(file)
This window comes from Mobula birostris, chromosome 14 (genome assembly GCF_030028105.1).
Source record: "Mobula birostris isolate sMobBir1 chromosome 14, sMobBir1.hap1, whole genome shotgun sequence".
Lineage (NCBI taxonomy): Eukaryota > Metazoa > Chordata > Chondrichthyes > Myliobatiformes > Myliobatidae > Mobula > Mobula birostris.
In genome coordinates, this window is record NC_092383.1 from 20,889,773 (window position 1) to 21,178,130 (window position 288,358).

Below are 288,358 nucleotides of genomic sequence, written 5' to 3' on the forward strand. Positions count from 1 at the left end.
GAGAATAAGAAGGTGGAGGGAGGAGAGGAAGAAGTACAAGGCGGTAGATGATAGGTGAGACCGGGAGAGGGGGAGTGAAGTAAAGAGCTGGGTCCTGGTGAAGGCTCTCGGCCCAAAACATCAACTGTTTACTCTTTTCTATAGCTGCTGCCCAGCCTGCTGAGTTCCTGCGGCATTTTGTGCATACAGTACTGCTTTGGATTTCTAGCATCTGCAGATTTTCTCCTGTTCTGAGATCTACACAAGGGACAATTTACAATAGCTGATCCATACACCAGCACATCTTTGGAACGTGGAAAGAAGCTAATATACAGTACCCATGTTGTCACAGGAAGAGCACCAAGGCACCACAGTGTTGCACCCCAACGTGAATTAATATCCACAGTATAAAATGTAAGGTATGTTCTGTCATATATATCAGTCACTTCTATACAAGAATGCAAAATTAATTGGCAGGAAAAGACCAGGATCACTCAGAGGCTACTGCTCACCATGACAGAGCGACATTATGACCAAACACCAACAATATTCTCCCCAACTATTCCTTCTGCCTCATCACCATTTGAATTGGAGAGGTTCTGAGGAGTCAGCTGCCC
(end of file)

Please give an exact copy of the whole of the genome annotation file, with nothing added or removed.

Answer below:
This window comes from Mobula birostris, chromosome 14 (genome assembly GCF_030028105.1).
Source record: "Mobula birostris isolate sMobBir1 chromosome 14, sMobBir1.hap1, whole genome shotgun sequence".
Lineage (NCBI taxonomy): Eukaryota > Metazoa > Chordata > Chondrichthyes > Myliobatiformes > Myliobatidae > Mobula > Mobula birostris.
In genome coordinates, this window is record NC_092383.1 from 20,889,773 (window position 1) to 21,178,130 (window position 288,358).

Below are 288,358 nucleotides of genomic sequence, written 5' to 3' on the forward strand. Positions count from 1 at the left end.
GAGAATAAGAAGGTGGAGGGAGGAGAGGAAGAAGTACAAGGCGGTAGATGATAGGTGAGACCGGGAGAGGGGGAGTGAAGTAAAGAGCTGGGTCCTGGTGAAGGCTCTCGGCCCAAAACATCAACTGTTTACTCTTTTCTATAGCTGCTGCCCAGCCTGCTGAGTTCCTGCGGCATTTTGTGCATACAGTACTGCTTTGGATTTCTAGCATCTGCAGATTTTCTCCTGTTCTGAGATCTACACAAGGGACAATTTACAATAGCTGATCCATACACCAGCACATCTTTGGAACGTGGAAAGAAGCTAATATACAGTACCCATGTTGTCACAGGAAGAGCACCAAGGCACCACAGTGTTGCACCCCAACGTGAATTAATATCCACAGTATAAAATGTAAGGTATGTTCTGTCATATATATCAGTCACTTCTATACAAGAATGCAAAATTAATTGGCAGGAAAAGACCAGGATCACTCAGAGGCTACTGCTCACCATGACAGAGCGACATTATGACCAAACACCAACAATATTCTCCCCAACTATTCCTTCTGCCTCATCACCATTTGAATTGGAGAGGTTCTGAGGAGTCAGCTGCCC